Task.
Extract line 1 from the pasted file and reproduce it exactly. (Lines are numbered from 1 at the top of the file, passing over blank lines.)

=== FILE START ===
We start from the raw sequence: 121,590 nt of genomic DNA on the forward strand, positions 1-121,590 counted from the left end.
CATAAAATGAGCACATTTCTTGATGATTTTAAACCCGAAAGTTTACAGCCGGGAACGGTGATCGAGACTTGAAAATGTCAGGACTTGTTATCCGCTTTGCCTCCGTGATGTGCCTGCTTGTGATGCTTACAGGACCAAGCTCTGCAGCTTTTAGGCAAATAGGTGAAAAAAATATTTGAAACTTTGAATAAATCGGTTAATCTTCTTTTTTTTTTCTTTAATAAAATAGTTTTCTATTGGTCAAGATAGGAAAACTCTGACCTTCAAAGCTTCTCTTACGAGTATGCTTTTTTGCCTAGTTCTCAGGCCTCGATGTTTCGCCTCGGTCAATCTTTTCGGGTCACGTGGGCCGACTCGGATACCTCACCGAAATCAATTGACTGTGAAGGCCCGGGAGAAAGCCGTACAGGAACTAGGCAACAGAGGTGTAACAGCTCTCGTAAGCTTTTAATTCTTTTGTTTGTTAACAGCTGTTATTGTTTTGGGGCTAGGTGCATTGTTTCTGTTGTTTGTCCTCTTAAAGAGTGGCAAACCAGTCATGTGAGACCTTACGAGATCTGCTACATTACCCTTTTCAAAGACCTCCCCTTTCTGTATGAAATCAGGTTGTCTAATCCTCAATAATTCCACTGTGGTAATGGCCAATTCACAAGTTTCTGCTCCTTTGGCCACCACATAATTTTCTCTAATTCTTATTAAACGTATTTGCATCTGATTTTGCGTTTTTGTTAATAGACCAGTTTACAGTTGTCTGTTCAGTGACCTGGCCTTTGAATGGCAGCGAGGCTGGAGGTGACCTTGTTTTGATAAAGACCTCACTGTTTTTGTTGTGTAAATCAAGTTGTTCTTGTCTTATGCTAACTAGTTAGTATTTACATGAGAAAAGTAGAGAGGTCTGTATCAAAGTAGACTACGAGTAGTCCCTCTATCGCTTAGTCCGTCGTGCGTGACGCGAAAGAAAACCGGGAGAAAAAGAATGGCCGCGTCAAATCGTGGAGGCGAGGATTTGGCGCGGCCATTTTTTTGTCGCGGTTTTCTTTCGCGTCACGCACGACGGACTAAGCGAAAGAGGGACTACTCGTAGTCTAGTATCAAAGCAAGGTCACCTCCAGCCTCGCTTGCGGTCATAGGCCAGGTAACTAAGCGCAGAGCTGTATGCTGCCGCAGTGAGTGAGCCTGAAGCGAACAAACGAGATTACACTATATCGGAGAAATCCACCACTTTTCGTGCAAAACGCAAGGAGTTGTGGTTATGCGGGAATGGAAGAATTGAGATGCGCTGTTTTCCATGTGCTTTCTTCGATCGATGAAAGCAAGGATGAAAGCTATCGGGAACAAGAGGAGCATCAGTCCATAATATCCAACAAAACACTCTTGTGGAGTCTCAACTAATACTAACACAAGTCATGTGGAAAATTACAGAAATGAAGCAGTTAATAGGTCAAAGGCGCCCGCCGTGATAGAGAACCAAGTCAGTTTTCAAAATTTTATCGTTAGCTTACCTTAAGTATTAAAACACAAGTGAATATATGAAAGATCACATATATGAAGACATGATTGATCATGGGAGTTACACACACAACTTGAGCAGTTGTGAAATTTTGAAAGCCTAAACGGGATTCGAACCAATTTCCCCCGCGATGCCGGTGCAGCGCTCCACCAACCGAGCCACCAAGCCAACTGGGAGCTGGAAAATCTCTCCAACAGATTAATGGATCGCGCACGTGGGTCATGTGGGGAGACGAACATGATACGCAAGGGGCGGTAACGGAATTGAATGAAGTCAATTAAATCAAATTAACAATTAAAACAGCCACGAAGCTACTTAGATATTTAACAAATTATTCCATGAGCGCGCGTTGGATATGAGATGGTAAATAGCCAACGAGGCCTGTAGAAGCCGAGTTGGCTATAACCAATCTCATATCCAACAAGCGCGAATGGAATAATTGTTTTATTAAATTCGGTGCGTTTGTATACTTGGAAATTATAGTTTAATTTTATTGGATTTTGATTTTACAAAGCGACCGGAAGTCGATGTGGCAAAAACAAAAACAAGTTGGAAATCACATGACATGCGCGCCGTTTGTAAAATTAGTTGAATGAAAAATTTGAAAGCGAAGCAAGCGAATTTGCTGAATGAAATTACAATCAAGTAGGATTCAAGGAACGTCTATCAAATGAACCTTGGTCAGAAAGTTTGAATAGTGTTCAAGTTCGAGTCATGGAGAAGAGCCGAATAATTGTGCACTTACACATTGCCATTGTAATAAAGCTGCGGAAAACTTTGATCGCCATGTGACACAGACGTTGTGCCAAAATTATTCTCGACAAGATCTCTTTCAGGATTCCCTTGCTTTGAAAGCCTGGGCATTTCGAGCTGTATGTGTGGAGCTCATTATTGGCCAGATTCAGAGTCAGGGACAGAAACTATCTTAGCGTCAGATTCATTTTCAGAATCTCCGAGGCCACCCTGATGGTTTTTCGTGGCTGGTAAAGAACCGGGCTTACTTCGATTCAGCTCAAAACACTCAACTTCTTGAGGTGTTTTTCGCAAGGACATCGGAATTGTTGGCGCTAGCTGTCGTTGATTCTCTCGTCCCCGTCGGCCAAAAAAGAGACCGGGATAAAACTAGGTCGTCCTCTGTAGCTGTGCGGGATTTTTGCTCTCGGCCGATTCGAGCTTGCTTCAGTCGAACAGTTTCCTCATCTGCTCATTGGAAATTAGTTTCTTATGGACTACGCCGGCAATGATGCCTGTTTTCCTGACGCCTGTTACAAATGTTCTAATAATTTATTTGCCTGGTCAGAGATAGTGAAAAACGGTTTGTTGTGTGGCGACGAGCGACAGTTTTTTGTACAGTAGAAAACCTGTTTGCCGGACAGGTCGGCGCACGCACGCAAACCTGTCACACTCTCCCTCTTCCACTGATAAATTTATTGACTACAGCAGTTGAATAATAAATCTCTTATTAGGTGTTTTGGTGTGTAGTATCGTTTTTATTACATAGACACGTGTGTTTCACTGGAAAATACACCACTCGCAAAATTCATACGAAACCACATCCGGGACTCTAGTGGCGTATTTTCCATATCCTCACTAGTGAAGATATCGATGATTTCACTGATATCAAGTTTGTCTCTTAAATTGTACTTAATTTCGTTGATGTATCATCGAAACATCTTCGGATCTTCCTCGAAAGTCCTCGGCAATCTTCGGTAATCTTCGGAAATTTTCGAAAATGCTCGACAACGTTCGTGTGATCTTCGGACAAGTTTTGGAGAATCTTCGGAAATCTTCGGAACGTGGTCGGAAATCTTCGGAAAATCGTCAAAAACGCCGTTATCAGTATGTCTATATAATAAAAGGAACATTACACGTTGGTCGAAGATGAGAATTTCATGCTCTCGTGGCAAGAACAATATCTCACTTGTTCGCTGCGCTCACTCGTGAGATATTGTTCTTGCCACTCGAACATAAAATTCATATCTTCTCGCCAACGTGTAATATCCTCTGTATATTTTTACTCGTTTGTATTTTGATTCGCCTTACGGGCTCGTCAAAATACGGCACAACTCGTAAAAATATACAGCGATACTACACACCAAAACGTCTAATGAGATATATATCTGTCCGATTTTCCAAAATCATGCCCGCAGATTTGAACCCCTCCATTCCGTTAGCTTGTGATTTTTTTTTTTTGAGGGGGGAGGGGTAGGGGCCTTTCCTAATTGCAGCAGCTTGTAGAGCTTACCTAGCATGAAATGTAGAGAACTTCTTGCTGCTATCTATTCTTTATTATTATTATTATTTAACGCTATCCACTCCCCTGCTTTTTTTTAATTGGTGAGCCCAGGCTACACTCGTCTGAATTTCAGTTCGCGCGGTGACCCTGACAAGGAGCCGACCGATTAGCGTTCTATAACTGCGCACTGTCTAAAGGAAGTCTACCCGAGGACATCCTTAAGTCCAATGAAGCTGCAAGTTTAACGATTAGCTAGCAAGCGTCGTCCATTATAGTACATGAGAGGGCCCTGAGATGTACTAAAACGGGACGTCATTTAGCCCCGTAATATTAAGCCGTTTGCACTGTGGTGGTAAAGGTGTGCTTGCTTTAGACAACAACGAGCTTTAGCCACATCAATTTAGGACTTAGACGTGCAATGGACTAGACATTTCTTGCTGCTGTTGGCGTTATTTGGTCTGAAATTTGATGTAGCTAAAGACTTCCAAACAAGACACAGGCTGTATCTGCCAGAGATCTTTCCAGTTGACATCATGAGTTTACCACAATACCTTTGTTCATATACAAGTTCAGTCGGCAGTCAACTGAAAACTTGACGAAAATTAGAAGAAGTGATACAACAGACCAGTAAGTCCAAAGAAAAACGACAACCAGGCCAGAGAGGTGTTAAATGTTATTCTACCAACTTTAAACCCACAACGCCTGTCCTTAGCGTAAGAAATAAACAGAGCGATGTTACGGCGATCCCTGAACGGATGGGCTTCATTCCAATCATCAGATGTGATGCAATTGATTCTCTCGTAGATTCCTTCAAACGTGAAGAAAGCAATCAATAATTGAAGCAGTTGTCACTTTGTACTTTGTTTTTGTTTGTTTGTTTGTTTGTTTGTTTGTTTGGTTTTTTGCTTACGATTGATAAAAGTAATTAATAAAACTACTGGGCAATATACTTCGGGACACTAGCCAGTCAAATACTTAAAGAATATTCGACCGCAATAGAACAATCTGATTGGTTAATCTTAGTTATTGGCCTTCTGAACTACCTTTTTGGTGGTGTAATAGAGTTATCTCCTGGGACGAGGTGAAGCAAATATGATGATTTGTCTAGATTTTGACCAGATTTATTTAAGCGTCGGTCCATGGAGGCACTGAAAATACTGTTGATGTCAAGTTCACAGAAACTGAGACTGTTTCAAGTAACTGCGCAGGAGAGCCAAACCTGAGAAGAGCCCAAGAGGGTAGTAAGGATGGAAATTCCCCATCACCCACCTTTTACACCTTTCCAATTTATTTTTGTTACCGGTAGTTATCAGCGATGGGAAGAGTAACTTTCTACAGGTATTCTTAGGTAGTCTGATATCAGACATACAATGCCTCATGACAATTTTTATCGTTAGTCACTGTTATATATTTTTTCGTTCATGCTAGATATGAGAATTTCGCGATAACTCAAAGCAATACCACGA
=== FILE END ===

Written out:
We start from the raw sequence: 121,590 nt of genomic DNA on the forward strand, positions 1-121,590 counted from the left end.